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Before I can even draw breath to answer "Neither", their eyes blaze and they proceed to give me their opinions of the terrible muck that TV foists upon an unsuspecting public under the guise of entertainment.
Well, in a way they might be right. Gold Rush theatre and Greek stages are not something that impinges upon the life of virtually every person in the United States. Television is the major form of entertainment in the world today. By there were about , television receivers in the United States --more than the number of cars, bathtubs, washing machines, or refrigerators, and not far behind the telephone.
In addition, the average family in watched television seven hours and seventeen minutes a day, or over 50 hours a week, more than the average work week. Television is obviously a major component of American life.
Of course, television as an entertainment medium is very much different from any other performing art. First, of course, are commercials. Second, you have a whole different attitude when approaching commercial television than when approaching the theatre.
In the latter case you go and sit in a darkened room with the idea of concentrating on that one thing: In addition, you are surrounded by other people with the same idea. Occasionally a station shows a movie or you rent one and you invite friends over to watch it with you in silence and absorption.
This is not, however, how television is usually watched. Television is in your home, a very basic fact. Rarely do you sit in a darkened room, surrounded by others intent on watching the tube.
On the contrary, there are constant interruptions: Third, television is a private enterprise on public property, or, more correctly, carried on through public airwaves. It is therefore subject to Federal intervention. Comparatively speaking, the theatre and movies can do just about as they damn well please, but television must answer to just about anybody.
Fourth, theatre is considered an art; television is considered, particularly by those who run it, an industry, more interested in gold than in the Golden Age. It is to an examination of television as an art that this book dedicates itself.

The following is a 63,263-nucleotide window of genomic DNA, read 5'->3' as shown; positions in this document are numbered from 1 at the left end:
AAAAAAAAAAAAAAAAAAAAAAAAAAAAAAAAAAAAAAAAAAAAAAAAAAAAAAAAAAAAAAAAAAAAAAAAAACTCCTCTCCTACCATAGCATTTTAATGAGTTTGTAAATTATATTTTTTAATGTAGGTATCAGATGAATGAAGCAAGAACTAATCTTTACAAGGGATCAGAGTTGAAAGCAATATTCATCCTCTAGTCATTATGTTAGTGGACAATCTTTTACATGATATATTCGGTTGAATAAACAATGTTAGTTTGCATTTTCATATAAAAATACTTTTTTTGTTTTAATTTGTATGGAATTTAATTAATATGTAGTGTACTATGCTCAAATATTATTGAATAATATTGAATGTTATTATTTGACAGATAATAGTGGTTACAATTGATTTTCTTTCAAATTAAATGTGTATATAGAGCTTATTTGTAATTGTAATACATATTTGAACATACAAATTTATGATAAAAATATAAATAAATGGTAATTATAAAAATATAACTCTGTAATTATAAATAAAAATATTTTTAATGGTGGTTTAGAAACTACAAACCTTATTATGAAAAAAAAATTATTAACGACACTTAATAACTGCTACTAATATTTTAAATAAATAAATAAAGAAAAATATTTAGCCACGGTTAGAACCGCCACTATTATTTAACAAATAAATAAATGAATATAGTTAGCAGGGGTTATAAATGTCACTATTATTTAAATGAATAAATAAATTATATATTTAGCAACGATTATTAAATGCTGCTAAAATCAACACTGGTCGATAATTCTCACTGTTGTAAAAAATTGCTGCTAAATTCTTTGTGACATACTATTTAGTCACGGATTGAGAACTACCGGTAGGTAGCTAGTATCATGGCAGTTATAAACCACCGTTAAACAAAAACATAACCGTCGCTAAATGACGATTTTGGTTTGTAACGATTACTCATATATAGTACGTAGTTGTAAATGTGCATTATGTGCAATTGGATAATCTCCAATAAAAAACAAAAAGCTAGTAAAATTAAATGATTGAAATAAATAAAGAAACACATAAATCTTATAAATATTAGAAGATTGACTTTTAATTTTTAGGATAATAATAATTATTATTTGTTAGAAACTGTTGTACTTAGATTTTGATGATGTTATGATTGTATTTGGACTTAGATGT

This book, although it discusses television in general to a great extent, concentrates on the situation comedy. The art form that is television is an extensive subject. For this reason I decided to survey and analyze only one form, the situation comedy.
The sitcom is the most numerous form of program on television.I Love Lucy Essay Examples. 14 total results. I Love Lucy: The First Situation Comedy on TV.
words. 2 pages. How Television Benefited Our Lives. 1, words. 3 pages. A Biography of Lucille Ball, an American Comedienne. 1, words. An Introduction to the Situational Comedy Seinfeld.
words. A sitcom, short for "situation comedy", is a genre of comedy centered on a fixed set of characters who carry over from episode to episode. Sitcoms can be contrasted with sketch comedy, where a troupe may use new characters in each sketch, and stand-up comedy, where a .
Nov 03, · The episode is certainly aided by this fact – and much of the comedy is designed around it – but the fact that the Seinfeld DVDs allow you to watch the episode in chronological order and it.
Jul 05, · Watch video · Jerry Seinfeld stars in this television comedy series as himself, a comedian. The premise of this sitcom is Jerry and his friends going through everyday life, discussing various quirky situations, to which we can all relate (especially if we live in New York City)/10(K).
Seinfeld is a TV comedy often ironically referred to as "the show about nothing," which actually details the lives of four single people living in New York City. It is the cleverly written plots, snappy dialogue and crafty, genuine characters that make Seinfeld distinct from other similar TV situation comedies.
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